EASTON — The Easton Economic Development Corporation is officially taking control of all town events, while it plans to build a courtyard downtown and increase investment in local businesses, cementing its presence as the lead economic organization after grabbing the reins from Discover Easton last month.

At a Nov. 18 meeting, the EEDC’s Downtown Development Committee laid out its long-term economic development plan for downtown Easton, with a goal to implement its big ideas for small businesses and the local economy by 2021.

In its biggest move, the EEDC announced they will handle all future events in Easton. Natalie Slater, the communications manager for EEDC, said nothing will change about the beloved town events — traditionally hosted by Discover Easton.

“First and foremost, town-supported events are not going away,” she said. “And in fact, we will be adding new events in 2021.”

Organizations and partners will have to first go through the EEDC for all event approval and funding, Slater said.

It is unclear what Discover Easton’s role will be in the future, now that they no longer have control or planning over town events.

After Mayor Robert Willey shifted Discover Easton’s budget to the EEDC last month, giving them full control over the nonprofit’s funds, Jeff Lankford, the previous marketing and development director at Discover Easton, left to join the EEDC.

Meanwhile, the EEDC is plowing ahead as the lead economic organization. The Downtown Development Committee created three special work groups to explore downtown revitalization and growth going into next year.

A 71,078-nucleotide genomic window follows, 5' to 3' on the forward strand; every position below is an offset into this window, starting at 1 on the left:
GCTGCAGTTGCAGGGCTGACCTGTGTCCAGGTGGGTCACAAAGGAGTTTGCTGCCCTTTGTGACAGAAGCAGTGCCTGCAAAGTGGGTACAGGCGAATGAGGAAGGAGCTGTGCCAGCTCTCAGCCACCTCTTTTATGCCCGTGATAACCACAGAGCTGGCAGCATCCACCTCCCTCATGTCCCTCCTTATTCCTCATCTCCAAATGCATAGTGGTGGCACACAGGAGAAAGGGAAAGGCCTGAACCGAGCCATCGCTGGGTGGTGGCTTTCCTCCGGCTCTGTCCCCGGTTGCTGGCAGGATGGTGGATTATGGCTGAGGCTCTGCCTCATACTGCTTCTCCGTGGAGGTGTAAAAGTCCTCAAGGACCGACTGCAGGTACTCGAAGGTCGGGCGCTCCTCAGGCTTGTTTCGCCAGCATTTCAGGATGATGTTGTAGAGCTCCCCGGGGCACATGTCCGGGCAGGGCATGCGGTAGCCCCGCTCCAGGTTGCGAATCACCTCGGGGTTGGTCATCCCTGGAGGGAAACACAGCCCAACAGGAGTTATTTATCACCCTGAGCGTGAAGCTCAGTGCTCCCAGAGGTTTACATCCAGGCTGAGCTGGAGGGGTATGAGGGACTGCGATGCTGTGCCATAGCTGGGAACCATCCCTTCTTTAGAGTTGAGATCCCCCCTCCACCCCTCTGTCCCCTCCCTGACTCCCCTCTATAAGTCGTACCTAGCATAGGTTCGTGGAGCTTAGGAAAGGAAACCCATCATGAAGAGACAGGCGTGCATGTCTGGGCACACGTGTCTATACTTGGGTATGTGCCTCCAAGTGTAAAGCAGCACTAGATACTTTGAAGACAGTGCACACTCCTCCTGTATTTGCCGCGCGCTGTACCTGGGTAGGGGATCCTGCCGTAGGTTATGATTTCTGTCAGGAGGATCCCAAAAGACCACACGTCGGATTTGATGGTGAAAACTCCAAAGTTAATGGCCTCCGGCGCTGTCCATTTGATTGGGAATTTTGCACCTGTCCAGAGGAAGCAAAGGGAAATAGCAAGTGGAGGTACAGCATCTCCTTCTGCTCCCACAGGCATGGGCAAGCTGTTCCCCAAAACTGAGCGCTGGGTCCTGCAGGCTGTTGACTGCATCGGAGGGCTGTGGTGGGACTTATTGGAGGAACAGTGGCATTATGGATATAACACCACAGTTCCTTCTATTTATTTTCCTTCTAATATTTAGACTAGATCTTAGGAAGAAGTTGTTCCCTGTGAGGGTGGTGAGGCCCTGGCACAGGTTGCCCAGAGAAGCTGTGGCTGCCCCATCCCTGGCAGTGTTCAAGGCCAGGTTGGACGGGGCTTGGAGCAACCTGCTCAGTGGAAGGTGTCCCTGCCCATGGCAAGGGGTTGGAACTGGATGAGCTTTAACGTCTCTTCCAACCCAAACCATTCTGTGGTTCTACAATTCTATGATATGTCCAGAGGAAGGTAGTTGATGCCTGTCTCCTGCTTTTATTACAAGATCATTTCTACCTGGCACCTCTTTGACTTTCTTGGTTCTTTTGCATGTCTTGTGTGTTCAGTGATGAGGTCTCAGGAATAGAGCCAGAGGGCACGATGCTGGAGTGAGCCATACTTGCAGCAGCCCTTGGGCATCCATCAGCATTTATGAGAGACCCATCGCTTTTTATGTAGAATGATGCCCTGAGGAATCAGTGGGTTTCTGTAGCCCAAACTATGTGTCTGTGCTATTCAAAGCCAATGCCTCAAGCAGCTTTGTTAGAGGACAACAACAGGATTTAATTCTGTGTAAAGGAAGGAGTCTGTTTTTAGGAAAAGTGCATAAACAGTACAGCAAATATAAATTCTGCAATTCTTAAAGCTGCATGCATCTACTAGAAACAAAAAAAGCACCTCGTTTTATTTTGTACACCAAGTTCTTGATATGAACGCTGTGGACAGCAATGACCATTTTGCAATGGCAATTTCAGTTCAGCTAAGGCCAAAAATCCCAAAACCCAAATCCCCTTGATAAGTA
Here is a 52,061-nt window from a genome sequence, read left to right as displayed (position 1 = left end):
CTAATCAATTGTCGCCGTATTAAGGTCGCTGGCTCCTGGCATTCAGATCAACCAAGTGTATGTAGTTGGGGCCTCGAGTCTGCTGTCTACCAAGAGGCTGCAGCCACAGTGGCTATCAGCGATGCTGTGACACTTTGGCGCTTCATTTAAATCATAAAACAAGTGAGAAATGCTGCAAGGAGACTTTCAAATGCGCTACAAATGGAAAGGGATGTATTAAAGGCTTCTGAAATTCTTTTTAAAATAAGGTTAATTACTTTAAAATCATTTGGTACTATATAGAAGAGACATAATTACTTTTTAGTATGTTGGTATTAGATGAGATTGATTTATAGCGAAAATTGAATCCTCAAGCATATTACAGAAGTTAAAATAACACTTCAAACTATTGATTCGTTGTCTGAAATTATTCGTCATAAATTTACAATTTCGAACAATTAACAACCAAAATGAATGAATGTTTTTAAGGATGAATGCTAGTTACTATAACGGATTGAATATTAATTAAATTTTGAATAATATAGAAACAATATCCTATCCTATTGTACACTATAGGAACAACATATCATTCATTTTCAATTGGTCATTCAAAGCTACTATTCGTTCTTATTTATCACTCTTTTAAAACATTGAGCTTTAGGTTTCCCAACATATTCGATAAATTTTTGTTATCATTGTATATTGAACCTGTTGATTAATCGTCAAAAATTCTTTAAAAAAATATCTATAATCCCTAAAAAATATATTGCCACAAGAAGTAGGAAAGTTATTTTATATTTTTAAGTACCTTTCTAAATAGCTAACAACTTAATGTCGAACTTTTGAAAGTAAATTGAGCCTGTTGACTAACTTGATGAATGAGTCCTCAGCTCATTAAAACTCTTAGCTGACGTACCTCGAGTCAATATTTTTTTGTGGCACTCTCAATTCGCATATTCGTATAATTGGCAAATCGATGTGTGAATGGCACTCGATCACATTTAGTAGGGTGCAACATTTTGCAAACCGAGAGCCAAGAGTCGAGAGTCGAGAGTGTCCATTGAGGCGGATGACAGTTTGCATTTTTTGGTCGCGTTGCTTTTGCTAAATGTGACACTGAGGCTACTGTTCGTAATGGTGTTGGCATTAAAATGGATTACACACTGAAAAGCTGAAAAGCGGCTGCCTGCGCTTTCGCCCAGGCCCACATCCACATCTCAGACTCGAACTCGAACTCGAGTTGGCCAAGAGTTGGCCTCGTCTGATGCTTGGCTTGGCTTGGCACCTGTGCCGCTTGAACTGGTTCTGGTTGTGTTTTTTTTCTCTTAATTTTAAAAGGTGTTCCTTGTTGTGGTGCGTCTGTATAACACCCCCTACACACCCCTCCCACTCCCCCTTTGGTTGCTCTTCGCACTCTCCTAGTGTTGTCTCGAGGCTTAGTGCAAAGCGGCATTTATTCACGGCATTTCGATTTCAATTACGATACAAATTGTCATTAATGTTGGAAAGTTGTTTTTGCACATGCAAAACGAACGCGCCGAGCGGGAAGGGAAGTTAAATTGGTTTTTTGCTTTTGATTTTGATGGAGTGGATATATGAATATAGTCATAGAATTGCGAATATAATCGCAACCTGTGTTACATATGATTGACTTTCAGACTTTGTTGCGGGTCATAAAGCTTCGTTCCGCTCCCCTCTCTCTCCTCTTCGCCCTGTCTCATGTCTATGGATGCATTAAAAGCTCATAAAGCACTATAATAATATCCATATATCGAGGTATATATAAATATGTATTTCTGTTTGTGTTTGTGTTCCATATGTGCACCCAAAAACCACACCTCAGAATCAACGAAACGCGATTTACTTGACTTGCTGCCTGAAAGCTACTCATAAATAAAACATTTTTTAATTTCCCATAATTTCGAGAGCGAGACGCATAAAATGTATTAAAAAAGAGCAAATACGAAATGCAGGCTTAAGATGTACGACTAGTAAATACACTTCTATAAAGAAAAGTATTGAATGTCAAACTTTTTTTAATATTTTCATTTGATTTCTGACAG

One group will handle local businesses, while a second will raise funds and develop resources and volunteers to support the economy. A third will look at creating a courtyard downtown.

The workgroups will meet once a month, and all ideas will be vetted through the Downtown Development Committee before landing in front of the town council.

The long-term vision for EEDC includes sprucing up the downtown area by beautifying it with outdoor seating, incentivizing more tourism through signage and outreach, and creating a roundtable to discuss how to better host traditional events and create new ones.

Chairman Scott Beatty said the downtown work groups will spark growth and prosperity.

“I’ve worked in downtown Easton for over 50 years so I can ensure you I am passionate about its success,” he said. “Clearly downtown Easton is the focal point of our town and county. Our mission is to incorporate the economic development of downtown as part of a comprehensive strategy for the entire town of Easton.”

The largest project is a proposed courtyard inside the interior square block between Washington, Dover, Goldsborough and Harrison Streets. The area is currently used for parking.

Tracy Ward, the executive director of EEDC, said a workgroup will “explore the potential for adapting these spaces for something that will be pedestrian friendly.”

“This can provide additional seating downtown and additional opportunities for businesses to capture new revenues,” she said, adding that it is “more of a long-term project that will require some study and quite a lot of cooperation from a number of businesses and property owners.”

The EEDC approved the idea to pursue the project earlier this year and created a special committee led by Lynn Thomas, the planner for Easton. In the Nov. 18 presentation, the EEDC said the courtyard could “define Easton’s downtown core for generations.”

The idea for a courtyard was initially proposed for Easton in the 1990s, and the EEDC plans to use that original concept as a model for the new design plan.

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